Torah Reflection 12
Vayechi (It came to pass)
Genesis 47:28 to 50:26
It is important to remind readers that these ‘reflections’ are just that. They are highlights the LORD has quickened to me as I seek Holy Spirit guidance and write. There is no suggestion that these writings are a “commentary” on the Scriptures. The LORD will show you other, and possibly different, lessons as you study these passages for yourself. I pray readers will be blessed by these writings, but there is greater blessing in studying the word for oneself.
And so it is that we come to the end of the beginning. The family of Israel, now residing in the territory of Goshen in Egypt, and finding great favour with the Pharaoh and his Prime Minister, Joseph, prosper and multiply. Jacob had been in Goshen for 17 years and was nearing the end of his life. He called Joseph and made him promise that he would not be buried there, but be taken back to Canaan to be buried with his forebears.
Then “it came to pass”, that eventually, Joseph was summoned to his father’s side because he was very close to death. He took with him Manasseh and Ephraim, Joseph’s two sons who were born to him before Jacob arrived in Egypt. Amazingly, but in God’s perfect plan, Jacob ‘anointed’ them as his own. They were to take their place as equal with Reuben and Simeon (and others) as heads of the tribes of Israel, in due time, in place of their father Joseph. (We note that there were 12 brothers, but in time Levi was given no land inheritance and neither was Joseph. Their land allocation was given to Manasseh and Ephraim. Future children of Joseph were not afforded such privilege). But Jacob, who was virtually blind at this time, had one more surprise for Joseph. It seems a small matter, but it was both unusual and prophetic in the circumstance. Manasseh was the firstborn, so Joseph placed him adjacent to Jacob’s right hand, and Ephraim to his left hand. In blessing the boys, Jacob crossed his hands, to place his right hand onto Ephraim.
In spite of Joseph’s attempted correction, Jacob said “I know my son, I know he (Manasseh) also shall become a people, and he also shall be great’; but truly his younger brother (Ephraim) shall be greater than he, and his descendants shall become a multitude of nations.” Now it is true, that about 1,000 years later, the Northern kingdom of Israel (the ten tribes) including Ephraim, were captured by the Assyrians (Shalamanezer V) and have been referred to ever since as “the lost tribes”. Some have argued, from this blessing of Jacob, that the ‘many nations’ actually includes what is known as “British Israelites”, and even America (Pilgrim fathers). But of course, such conclusion requires quite inventive thinking!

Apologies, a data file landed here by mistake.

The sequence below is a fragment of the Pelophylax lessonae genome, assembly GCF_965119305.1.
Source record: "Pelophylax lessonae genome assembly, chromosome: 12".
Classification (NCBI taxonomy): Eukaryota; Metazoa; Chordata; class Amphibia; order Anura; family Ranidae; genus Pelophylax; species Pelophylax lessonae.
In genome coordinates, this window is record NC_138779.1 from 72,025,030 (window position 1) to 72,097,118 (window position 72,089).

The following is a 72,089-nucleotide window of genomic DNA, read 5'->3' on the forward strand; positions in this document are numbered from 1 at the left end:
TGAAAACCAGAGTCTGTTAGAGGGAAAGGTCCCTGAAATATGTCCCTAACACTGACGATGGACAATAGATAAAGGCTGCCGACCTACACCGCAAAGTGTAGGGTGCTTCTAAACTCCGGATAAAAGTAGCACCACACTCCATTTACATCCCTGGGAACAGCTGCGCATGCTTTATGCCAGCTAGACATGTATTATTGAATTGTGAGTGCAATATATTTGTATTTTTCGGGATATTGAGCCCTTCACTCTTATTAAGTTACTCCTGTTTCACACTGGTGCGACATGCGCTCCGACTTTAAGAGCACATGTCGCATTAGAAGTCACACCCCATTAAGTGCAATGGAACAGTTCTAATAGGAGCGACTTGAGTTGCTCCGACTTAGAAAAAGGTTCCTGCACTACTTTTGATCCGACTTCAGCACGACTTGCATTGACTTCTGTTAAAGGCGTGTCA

In addition to the blessing of Ephraim and Manasseh, the main content of our reading this week relates to the blessings which Jacob spoke to his own sons. He blessed them in the order they were born from the oldest to the youngest. Because we are privileged to have knowledge of future events, we can see how the LORD gave Jacob wisdom and insight into that future in each blessing. It has long been said that much care should be given in the words used to utter blessing over anyone. A word of caution. Do not speak presumptuously the first words that enter your mind. Ask the LORD to speak through you, that HIS words are heard, not yours.
“Gather together and hear you sons of Jacob, and listen to Israel your father” Hear and listen. They are not the same thing.
Reuben. “Unstable as water, you shall not excel” Why? Genesis 35:22. Be sure your sins will find you out.
Simeon and Levi. “Cursed be their anger, it is fierce; and their wrath for it is cruel I will divide them and scatter them in Israel.” Genesis 34:25-31.
Judah. “You are he whom your brothers shall praise; The sceptre shall not depart from Judah, .. and to Him shall be the obedience of the people.” A prophetic description of the One who shall arise from Judah.
Zebulun. “Shall dwell by the sea and become a haven for ships.”
Issachar. “He saw that rest was good and the land was pleasant.”
1 Chronicles 12:32
Dan. “Dan shall judge his people.” Genesis 30:6
Gad. “A troop shall tramp upon him, but he shall triumph at last.” Genesis 30:11
Asher. “Bread from Asher shall be rich, and he shall yield royal dainties.”
Naphtali. “Is a deer let loose; he uses beautiful words.”
Joseph. Well it is a LONG blessing. “Joseph is a fruitful bough … his branches run over the wall … the arms of his hands were made strong” And much more praising the attributes of the one who is seen by most as a ‘type’ of Messiah. And so he was for his family.
Benjamin. “Benjamin is a ravenous wolf; in the morning he shall devour the prey. And at night he shall divide the spoil.” Judges 21: 20,25
And when Jacob had completed his blessings and comments about his children, he died. His body was enbalmed, and after 70 days of mourning, Joseph and his brothers, together with a company of the house of Pharaoh, took his body to Hebron, where he was laid to rest with his wife Leah.
Joseph lived for many years after that, But before he died at the age of 110 years, he extracted from his brothers the promise to one day take his bones back to the land of his birth. His tomb, recently desecrated by some angry Palestinians, is situated in Shechem, modern day Nablus.